JEP 141: Increase the Client VM's Default Heap Size

Peter B. Kessler Peter.B.Kessler at Oracle.COM
Wed Feb 22 13:10:19 PST 2012


Michael Bien wrote:
> 
> On 02/22/2012 04:38 PM, Jon Masamitsu wrote:
>>
>>
>> On 2/22/2012 4:28 AM, Michael Bien wrote:
>>>  On 02/22/2012 12:48 AM, mark.reinhold at oracle.com wrote:
>>>> Posted: http://openjdk.java.net/jeps/141
>>>>
>>>> - Mark
>>>>
>>> additional risks:
>>>  - JVM may not be able to start
>>
>> Specifically, the JVM tries to reserve enough memory at start up
>> for the heap and fails to initialize if it cannot?
>>
>> Will add it.
>>
>>>  - could contribute to the false impression that java requires a lot 
>>> of memory to run (JVMs usually don't like to give memory back to the 
>>> OS once its in use)
>>
>> Is this an impression the user would get because the JVM would not 
>> start up as you
>> note above?   The JVM does not necessarily use all the memory it 
>> reserves.
> yep. However most GCs are quite lazy (by design) to reach good 
> throughput. My experience so far showed that GCs have the tendency to 
> expand the heap at a full GC if there is still room left. Shrinking 
> heaps happened to me only in constructed tests - never in real 
> applications (esp. not with default config ;)).
> 
> i am somehow not very comfortable with the fact that hello world or an 
> applet would request 1g from the OS. Are there usecases for applications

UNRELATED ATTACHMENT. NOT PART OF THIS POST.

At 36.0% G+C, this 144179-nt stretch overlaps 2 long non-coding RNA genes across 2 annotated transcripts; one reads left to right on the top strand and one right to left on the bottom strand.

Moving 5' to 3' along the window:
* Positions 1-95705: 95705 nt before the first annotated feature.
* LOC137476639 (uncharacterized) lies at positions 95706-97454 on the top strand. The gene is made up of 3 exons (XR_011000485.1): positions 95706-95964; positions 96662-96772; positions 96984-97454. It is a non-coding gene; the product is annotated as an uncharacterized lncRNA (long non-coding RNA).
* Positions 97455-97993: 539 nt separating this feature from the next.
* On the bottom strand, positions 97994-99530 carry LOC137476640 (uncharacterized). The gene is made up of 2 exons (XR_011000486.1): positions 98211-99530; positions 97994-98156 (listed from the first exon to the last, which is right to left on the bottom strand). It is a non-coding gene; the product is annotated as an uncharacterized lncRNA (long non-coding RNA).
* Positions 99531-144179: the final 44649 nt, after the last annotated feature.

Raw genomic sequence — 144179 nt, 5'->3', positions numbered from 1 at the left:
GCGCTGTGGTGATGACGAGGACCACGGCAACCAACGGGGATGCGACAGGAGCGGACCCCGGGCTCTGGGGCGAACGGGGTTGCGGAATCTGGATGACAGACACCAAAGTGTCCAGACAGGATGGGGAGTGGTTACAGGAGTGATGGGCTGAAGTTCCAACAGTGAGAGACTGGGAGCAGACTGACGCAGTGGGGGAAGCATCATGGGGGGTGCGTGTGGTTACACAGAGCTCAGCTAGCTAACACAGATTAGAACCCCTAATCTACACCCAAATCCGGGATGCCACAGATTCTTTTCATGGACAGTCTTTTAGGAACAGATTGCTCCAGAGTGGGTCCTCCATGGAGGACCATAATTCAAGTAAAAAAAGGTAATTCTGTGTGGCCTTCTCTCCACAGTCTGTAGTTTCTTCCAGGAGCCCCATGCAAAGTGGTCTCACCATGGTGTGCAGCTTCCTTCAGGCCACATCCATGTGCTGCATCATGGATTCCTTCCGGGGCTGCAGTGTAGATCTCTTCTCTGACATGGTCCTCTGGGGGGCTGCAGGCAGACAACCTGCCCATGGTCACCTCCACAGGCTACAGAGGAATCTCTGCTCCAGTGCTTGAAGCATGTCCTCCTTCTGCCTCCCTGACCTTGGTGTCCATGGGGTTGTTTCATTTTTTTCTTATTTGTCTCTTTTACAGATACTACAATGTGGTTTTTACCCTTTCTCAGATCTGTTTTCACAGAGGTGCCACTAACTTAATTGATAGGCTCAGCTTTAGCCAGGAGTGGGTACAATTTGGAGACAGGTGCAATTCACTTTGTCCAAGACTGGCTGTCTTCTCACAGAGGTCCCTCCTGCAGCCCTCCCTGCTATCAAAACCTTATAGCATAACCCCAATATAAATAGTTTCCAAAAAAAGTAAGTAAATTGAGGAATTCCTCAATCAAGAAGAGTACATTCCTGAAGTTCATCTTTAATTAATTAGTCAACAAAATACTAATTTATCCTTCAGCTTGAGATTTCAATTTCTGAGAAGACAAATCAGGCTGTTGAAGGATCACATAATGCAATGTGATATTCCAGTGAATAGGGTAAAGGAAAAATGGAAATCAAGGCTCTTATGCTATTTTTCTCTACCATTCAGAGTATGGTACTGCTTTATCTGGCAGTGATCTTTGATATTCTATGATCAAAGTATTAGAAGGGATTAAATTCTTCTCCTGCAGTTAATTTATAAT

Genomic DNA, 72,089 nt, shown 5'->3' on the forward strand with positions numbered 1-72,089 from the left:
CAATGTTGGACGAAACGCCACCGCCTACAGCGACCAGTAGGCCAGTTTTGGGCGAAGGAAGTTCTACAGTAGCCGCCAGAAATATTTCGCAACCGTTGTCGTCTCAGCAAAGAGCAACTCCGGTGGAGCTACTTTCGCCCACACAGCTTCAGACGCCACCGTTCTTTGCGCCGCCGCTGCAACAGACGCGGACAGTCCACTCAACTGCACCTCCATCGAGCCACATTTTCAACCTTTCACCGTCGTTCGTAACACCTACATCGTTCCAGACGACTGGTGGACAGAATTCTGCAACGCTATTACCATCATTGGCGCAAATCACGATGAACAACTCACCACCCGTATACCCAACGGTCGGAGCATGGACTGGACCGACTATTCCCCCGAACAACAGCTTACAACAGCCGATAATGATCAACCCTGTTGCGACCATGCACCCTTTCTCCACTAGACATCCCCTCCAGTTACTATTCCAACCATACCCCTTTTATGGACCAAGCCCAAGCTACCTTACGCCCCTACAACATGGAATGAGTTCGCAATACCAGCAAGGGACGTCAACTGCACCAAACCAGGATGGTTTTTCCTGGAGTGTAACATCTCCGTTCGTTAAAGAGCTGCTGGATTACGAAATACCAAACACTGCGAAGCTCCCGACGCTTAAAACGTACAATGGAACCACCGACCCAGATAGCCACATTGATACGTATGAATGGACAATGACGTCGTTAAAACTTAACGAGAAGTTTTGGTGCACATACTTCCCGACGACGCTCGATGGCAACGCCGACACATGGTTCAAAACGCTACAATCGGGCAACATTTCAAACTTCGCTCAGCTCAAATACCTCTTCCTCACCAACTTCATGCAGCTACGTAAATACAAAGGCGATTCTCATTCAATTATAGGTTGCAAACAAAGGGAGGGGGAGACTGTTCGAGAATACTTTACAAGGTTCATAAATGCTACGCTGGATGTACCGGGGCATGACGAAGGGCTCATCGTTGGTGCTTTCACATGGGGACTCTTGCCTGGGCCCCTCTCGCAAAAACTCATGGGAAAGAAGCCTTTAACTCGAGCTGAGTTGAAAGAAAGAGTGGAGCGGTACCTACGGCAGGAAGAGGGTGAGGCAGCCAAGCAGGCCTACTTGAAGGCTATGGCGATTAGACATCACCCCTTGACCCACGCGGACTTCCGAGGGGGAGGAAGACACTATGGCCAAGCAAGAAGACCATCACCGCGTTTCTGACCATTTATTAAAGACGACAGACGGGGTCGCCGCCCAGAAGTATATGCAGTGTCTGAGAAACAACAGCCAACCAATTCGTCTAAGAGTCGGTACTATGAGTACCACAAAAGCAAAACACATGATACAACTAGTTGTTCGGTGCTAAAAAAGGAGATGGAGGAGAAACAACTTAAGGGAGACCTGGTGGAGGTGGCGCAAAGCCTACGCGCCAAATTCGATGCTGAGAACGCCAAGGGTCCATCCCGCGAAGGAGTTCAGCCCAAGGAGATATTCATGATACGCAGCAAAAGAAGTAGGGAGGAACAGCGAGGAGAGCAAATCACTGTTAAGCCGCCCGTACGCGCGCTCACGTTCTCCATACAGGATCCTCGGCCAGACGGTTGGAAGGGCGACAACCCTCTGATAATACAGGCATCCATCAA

> out there where the developer or admin doesn't know how much memory is 
> needed? If there are, than a default value would not help those much 
> anyway (-> expanding heap needed until system limit is reached). All 
> others set -Xmx  :)

The standard use case is an editor, where the heap needed depends on what's being edited.  To use a text example: a short note versus a book chapter.  As people's expectations grow for what the editor can do, they use it for larger projects.  Sure, at some point they won't have enough heap for some document, and you have to tell them how to work around that limit, but it would be nice if you didn't have to tell everyone how to set -Xmx.  Or, as the implementor, I don't want to ship my code with a script that sets -Xmx1g, because then people complain about reserving 1GB for editing a short note.  (That said, more efficient memory structures in the application are usually a better solution. :-)

This is a specific case of not knowing what the application is going to be used for before it starts up.  Short-lived applet in a browser or the 24x7x365 server running on big iron?  That's why the JVM has default values, and why they aren't always appropriate, and why we discuss the implications when we think about changing them.

			... peter

> just wanted to bring this up, you guys are the experts.
> 
> regards,
> michael
> 
>>
>>
>> Thanks.
>>
>> Jon
>>>
>>> best regards,
>>> michael
>>>
>>
>>
> 


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